Artificial General Intelligence is hard. Very hard. Perhaps near impossible. AGI is like the space race to colonize other planets and stars. Maybe we will never really be able to live on Mars. It’s the quest to get us there that results in all sorts of other advancements that we can find valuable here on earth. But why pretend we’re already heading to Mars? Why pretend that our software systems have virtual neocortex brains when they don’t? Why pretend our robots can actually understand what we are saying when the don’t? Why pre-program scripts and force humans to act like machines when they ask questions instead of actually trying to solve the big problems in natural language processing and intelligence?

Is FTYMI Just Temporary Gap Filling or a Sign of Real Problems?

Why? Because it’s easier to fake. It’s harder to make. Yet, we’ve been doing this now for over six decades. It’s time to stop faking it. We know what people want from AI. We’ve all seen the movies. We’ve played with the toy robots. We’ve read the fiction and the thought pieces. We know what fake robots are like. We know what fake intelligence is like. The last thing we need are companies selling the sizzle but delivering the fake. Eventually the mirage fails because humans are humans.

There are two ways to look at this fakery. We can chalk this up to companies trying to solve the hard problems of AI but facing the short-term realities of technology capability. Solving real problems takes real time and costs real money. Investors are willing to fund AI companies but they aren’t willing to wait months or years or even decades for these companies to really solve these problems. So what are well-funded AI companies to do? Should they hold back on selling anything until the almost-impossible is made possible, or do they fill the gaps with humans masquerading as machines? It’s clear on what side of the fence technology companies fall on this one: FTYMI.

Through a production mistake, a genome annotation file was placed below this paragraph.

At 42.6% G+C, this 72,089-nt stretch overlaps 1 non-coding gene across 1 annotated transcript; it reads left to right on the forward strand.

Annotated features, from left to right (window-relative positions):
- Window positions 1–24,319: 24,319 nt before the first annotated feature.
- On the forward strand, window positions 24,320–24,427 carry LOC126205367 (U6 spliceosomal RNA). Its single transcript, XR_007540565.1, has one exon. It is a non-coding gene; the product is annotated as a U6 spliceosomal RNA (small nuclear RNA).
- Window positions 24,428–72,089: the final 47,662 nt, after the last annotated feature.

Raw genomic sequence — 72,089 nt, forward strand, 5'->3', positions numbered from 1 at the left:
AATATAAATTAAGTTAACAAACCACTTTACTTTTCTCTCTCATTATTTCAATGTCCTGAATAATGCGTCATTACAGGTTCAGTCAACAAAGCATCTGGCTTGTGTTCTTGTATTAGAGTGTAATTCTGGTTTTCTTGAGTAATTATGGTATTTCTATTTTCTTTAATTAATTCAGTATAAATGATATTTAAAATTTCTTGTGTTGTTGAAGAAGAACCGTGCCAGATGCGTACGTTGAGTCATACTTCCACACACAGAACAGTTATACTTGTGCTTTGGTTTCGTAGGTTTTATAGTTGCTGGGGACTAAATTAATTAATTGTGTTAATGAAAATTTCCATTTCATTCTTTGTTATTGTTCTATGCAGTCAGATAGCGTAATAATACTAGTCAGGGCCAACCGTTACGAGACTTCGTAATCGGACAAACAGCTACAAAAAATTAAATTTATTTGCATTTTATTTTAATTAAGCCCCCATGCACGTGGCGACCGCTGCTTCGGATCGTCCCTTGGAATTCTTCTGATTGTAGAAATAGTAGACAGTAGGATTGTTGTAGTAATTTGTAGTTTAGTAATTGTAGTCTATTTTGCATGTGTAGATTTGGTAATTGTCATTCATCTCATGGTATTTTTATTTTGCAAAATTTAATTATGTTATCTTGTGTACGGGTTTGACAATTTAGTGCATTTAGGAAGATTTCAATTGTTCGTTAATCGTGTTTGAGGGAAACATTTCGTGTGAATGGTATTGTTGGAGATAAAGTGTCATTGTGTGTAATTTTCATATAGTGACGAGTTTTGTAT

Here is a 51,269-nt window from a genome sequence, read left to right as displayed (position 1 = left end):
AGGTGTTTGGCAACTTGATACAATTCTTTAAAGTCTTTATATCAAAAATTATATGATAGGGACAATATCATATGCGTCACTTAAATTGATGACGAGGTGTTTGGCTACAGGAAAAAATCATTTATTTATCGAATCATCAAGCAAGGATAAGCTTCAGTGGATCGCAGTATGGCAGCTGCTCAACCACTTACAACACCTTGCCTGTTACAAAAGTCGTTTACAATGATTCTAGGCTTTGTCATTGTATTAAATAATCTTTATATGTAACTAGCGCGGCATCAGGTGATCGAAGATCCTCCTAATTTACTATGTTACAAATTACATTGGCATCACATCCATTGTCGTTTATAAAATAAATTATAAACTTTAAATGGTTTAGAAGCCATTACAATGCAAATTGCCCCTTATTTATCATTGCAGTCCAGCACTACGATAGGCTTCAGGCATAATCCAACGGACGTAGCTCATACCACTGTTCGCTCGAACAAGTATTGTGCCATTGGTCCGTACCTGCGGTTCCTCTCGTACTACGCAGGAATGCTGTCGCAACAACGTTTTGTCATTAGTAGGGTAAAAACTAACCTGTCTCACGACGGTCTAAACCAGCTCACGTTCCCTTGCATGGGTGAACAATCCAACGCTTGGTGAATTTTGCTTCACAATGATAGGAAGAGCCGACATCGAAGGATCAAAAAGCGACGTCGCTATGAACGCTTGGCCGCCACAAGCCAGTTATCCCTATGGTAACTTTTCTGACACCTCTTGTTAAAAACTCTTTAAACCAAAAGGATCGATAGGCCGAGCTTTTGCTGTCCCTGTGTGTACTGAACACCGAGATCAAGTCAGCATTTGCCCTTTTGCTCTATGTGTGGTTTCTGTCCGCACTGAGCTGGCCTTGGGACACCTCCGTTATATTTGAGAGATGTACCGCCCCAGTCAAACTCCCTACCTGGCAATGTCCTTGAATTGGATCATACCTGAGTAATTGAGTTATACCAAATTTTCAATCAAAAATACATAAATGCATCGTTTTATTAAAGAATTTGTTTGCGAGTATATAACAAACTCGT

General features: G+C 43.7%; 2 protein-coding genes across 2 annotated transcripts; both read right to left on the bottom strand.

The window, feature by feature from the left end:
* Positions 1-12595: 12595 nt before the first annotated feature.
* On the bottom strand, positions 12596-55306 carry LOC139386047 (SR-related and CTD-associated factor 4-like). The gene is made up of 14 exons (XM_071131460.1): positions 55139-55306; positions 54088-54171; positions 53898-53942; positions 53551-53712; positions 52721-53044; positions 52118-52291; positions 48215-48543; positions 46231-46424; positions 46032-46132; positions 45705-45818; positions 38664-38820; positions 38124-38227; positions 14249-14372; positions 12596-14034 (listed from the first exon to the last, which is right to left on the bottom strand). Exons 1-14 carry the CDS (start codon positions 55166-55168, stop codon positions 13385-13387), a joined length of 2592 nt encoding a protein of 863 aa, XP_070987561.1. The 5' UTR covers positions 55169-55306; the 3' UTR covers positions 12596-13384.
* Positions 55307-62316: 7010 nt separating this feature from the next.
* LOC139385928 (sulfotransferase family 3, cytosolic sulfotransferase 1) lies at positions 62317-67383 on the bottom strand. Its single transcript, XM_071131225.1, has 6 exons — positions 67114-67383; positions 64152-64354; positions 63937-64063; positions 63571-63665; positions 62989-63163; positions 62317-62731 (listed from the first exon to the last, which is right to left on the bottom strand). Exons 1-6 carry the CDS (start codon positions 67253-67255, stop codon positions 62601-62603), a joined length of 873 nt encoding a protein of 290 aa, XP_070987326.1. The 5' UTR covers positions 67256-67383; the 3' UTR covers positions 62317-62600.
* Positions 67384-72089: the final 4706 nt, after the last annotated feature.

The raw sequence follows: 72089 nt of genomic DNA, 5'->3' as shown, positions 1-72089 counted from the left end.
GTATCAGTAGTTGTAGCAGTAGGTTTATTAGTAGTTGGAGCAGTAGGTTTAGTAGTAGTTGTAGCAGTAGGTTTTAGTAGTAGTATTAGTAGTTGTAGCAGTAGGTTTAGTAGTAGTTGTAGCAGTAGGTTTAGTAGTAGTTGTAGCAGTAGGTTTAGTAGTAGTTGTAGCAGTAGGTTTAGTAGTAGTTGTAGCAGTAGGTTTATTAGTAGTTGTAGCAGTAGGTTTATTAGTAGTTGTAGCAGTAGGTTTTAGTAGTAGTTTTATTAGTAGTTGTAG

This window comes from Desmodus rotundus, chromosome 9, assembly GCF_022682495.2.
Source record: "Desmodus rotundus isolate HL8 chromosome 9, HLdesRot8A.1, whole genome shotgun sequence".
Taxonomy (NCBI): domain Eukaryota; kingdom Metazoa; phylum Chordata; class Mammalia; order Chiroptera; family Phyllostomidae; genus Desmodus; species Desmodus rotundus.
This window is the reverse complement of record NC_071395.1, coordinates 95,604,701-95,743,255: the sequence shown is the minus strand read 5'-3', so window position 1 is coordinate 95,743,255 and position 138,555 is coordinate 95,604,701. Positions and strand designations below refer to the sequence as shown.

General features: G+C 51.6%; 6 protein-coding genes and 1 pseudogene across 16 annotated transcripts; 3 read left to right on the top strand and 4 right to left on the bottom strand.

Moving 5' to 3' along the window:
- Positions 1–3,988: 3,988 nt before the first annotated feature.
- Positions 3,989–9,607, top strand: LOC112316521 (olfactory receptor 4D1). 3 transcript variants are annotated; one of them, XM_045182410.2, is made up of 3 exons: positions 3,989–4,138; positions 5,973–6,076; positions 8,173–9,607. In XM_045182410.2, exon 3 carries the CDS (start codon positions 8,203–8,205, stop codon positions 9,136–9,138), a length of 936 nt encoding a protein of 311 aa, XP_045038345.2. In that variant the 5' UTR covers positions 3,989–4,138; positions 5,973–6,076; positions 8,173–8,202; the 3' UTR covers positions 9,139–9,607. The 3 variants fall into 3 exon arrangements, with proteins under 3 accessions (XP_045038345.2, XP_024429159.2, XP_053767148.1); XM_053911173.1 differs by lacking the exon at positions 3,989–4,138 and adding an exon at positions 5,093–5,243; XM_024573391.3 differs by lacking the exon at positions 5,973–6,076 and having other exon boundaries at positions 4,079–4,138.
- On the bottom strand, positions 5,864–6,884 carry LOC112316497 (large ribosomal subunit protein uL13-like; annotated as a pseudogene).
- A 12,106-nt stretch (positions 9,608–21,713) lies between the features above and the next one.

However, the other way to look at this is the harder truth: AI technology is just not capable of delivering on the promises that these companies are selling. If this is the case, then these temporary stopgaps are really the only stopgaps. If computers can’t be made smart enough to process text in emails, handle receipt images, converse about schedules, or process messages, then no amount of pretending will get us there faster. This is the harsh reality. We need to solve these problems. Enterprises are spending their money and time buying into these solutions. They clearly want AI solutions that can solve these problems. They won’t put up long with fakery. If enterprises stop putting up with fakery, then there won’t be much opportunity for makery. And that’s the biggest travesty – these fake solutions suck the energy, time, and money from the space and can deliver a major setback to AI adoption and growth in the long term.